This video screenshot shows a white orb recorded by a Navy fighter jet pilot in 2021. The identity of the object remains unresolved.

This video screenshot shows a white orb recorded by a Navy fighter jet pilot in 2021. The identity of the object remains unresolved. (All-Domain Anomaly Resolution Office)

A growing number of commercial pilots are contributing sightings of so-called unidentified anomalous phenomena, or UAP, to the federal government’s annual report that tracks such objects, according to the latest unclassified version released Tuesday.

The report — a collaboration between the Department of Defense and the Office of the Director of National Intelligence — includes UAP sightings from Aug. 31, 2022, to April 30, 2023, as well as any not included in earlier reports.

“Most reports still reflect a bias towards restricted military airspace, a result of reporting from military personnel and sensors present in such areas,” the report states. “This bias has been lessened by reporting from commercial pilots showing a more diverse geographic distribution of UAP sightings across the United States.”

Most sightings are over U.S. airspace and littoral waters, however, because of “U.S.-centric collection bias,” the report states.

The All-Domain Anomaly Resolution Office, which leads the Defense Department’s efforts in tracking such sightings, received 291 UAP reports during the reporting period, 17 of which had occurred between 2019 and 2022 but had not been previously reported.

The latest report brings the total number of UAPs cited in the annual reports to 801.

While none of the sightings in the new report were associated with “adverse health effects” or injuries, “many reports from military witnesses do present potential safety of flight concerns, and there are some cases where reported UAP have potentially exhibited one or more concerning performance characteristics such as high-speed travel or unusual maneuverability.”

None of the reported UAPs, however, “maneuvered to an unsafe proximity to civil or military aircraft, positioned themselves in flight paths, or otherwise posed a direct threat to the flight safety of the observing aircraft.”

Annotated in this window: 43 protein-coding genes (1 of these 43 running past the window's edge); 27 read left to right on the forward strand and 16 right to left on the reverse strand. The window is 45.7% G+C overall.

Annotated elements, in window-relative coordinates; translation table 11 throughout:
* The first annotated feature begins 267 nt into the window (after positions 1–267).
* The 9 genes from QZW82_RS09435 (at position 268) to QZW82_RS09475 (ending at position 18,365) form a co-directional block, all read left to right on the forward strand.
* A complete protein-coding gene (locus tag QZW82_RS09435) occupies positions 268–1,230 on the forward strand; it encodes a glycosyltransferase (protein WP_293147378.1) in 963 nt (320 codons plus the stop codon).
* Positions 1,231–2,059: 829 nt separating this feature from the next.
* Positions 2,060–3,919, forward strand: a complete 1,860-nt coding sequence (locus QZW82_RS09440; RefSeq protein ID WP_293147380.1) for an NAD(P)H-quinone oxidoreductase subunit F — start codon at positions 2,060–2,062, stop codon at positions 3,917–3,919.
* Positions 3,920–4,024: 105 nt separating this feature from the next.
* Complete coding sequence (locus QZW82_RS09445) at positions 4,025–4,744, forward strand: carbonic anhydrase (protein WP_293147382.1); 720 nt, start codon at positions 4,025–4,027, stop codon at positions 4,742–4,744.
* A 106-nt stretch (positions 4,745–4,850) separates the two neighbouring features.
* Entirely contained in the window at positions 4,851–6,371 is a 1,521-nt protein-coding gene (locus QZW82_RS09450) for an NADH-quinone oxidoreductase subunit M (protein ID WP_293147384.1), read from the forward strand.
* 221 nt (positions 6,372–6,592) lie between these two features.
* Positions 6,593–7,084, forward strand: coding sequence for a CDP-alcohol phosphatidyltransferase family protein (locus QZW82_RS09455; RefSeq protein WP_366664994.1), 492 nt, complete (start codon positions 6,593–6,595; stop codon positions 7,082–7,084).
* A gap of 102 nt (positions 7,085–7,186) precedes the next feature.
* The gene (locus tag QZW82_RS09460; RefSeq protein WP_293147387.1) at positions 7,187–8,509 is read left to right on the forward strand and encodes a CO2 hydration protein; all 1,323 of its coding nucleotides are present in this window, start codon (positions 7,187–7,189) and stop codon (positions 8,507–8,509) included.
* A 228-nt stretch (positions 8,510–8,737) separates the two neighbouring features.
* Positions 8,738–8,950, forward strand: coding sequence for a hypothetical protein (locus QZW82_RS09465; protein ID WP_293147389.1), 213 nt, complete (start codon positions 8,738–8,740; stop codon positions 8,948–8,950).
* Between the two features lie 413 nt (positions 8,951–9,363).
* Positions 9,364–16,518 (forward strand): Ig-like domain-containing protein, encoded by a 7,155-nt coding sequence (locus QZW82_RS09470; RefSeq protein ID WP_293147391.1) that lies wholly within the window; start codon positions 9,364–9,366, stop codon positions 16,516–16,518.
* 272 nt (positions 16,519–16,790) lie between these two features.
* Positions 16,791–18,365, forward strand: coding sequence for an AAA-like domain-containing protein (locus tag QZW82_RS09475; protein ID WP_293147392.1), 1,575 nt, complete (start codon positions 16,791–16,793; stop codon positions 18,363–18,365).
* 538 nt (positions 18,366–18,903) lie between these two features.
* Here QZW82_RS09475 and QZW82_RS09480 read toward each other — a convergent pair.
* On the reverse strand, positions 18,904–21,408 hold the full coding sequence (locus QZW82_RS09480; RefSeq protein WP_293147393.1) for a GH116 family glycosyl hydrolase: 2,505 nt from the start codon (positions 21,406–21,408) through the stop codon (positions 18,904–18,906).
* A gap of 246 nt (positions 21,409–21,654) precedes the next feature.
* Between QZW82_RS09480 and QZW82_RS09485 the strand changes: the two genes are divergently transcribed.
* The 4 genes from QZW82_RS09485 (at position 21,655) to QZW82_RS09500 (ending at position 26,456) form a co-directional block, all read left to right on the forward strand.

The 15-page report does not include any details or narratives of particular sightings.

Congress has shown mounting interest in tracking and investigating such unidentified phenomena, which have long been referred to as UFOs, or unidentified flying objects, by the public.

In July, two Navy veterans who claimed to have seen UAPs testified before the House Oversight Committee that they believed such objects were a threat to national security.

Former Navy F-18 pilot Ryan Graves said such sightings are “grossly underreported.”

“Parts of our government are more aware about UAP than they let on, but excessive classification processes keep crucial information hidden,” he testified.

Former Air Force intelligence officer David Grusch testified at the same hearing that the federal government has for decades actively worked to conceal physical evidence of UFOs, including crash sites that contained “non-human biologics.”

No credible evidence of alien beings or “objects that defy the known laws of physics” have been found, Sean Kirkpatrick, director of the All-Domain Anomaly Resolution Office, told the Senate Armed Services Committee in April.

“Time and time again, UAPs are resolved into something already explainable,” he said.

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Wyatt Olson is based in the Honolulu bureau, where he has reported on military and security issues in the Indo-Pacific since 2014. He was Stars and Stripes’ roving Pacific reporter from 2011-2013 while based in Tokyo. He was a freelance writer and journalism teacher in China from 2006-2009.

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